The old town of Mobile welcomed Wintzell's Oyster House with open arms way back in 1938, when it was just a 6-stool oyster shack advertising "Oysters—fried, stewed, or nude." The restaurant has a host of locations, but each serves up the same regional, seafood-centric cuisine that made the place legendary.
Sunlight glitters through Chappy's in Point Clear's wide-paned windows, illuminating chefs as they lightly fry trout fillets and drape shrimp hollandaise sauce over pork chops and tender milk-fed veal. From the kitchen, they'll hand over their gourmet surf 'n' turf entrees to a wait staff who then arranges them atop crisp white tablecloths where flower vases, napkins folded into fleur-de-lis, and life-size replicas of the Lusitania adorn place settings.
Chef Pri’s gustatory adventures meet at the intersection of Thai specialty dishes, American comfort food, and international influence. Tables play host to artfully wrapped Japanese sushi and curries accented by pineapple and butternut squash. Chicken or shrimp cozy up to stir-fried noodles, and for heartier food, Chef Pri piles pot-roasted duck infused with cinnamon atop a sautéed spinach and garlic chili sauce.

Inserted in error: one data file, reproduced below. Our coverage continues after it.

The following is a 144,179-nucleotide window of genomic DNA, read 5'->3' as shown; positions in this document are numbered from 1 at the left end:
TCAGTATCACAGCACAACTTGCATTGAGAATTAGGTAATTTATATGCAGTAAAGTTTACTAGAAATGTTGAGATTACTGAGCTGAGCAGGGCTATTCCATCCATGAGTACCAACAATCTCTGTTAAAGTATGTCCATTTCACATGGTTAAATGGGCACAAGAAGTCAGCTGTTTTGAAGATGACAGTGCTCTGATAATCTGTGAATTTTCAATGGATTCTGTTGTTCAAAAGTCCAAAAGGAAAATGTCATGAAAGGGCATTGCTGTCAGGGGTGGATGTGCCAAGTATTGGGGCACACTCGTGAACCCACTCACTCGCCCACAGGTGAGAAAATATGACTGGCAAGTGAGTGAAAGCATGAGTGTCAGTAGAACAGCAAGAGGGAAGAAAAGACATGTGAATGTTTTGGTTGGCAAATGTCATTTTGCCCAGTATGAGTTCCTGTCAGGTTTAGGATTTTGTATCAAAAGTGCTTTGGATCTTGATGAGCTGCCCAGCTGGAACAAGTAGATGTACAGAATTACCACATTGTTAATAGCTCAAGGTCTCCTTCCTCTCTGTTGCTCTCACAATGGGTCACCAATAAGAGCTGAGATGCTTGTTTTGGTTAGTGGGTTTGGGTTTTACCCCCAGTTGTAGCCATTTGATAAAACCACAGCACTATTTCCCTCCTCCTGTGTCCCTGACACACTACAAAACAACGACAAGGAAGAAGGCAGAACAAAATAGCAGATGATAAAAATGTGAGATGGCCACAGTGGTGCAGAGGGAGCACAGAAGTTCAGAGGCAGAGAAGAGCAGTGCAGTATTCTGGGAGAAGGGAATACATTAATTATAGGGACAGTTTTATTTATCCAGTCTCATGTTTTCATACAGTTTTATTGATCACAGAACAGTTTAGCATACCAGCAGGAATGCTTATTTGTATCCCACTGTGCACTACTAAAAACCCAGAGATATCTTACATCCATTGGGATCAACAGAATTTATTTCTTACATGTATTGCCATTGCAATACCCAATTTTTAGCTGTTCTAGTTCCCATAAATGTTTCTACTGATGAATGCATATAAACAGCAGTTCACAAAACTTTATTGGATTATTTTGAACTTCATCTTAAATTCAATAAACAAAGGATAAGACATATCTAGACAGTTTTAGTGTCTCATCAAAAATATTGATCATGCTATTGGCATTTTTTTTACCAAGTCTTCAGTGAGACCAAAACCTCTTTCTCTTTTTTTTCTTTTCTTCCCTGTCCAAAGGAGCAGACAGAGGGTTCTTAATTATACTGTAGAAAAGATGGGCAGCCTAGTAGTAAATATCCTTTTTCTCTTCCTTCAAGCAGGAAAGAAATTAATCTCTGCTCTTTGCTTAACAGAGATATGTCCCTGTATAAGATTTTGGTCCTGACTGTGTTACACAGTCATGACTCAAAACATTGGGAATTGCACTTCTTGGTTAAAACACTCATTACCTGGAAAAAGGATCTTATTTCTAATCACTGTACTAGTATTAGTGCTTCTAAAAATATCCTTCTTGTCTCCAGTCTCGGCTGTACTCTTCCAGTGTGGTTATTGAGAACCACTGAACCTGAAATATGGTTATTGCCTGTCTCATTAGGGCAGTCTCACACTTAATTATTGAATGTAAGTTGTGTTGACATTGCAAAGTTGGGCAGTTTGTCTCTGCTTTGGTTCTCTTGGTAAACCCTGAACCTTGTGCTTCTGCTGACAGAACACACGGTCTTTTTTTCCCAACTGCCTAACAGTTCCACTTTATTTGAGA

The restaurant’s dining room exemplifies the same modernity found in the menu, with coal-black ceilings and geometric artwork against mustard-hued walls. Burnt yellow lights hang like glowing champagne glasses above Jasmine’s fully stocked bar, where diners can retreat for a cocktail or wine by the glass.
The River Shack hauls in grilled platefuls and fried basketfuls of eats culled from both land and sea. Bun-corralled menu options such as the double griddle burger ($8.95) to the fried oyster po' boy ($12.95) can ably occupy hands while herds of the buffalo shrimp appetizer stampede wildly by ($7.95). Fashionably flat, the grilled flounder platter arrives escorted by two down-home sides such as slaw, fried okra, baked beans, or a retired high-school quarterback ($13.95).
Tucked behind Leinkauf Elementary School, La Pizzeria has been lauded by Press-Register food editor David Holloway as "one of the best-kept secrets" in town. He praises owner Todd Henson's balance between Italian classics—pastas with housemade sauces and calzones among them—and creative menu contributions. A list of character-inspired gourmet pizzas includes the garlic-infused Bela Lugosi and the Sherlock Holmes, a mystery order whose toppings are chosen by the chef and cooked beneath a carefully aimed magnifying glass. Strewn with white tablecloths and still-life paintings, the low-lit interior features one private table, where Henson wagers "we've had a hundred proposals of marriage … over the years."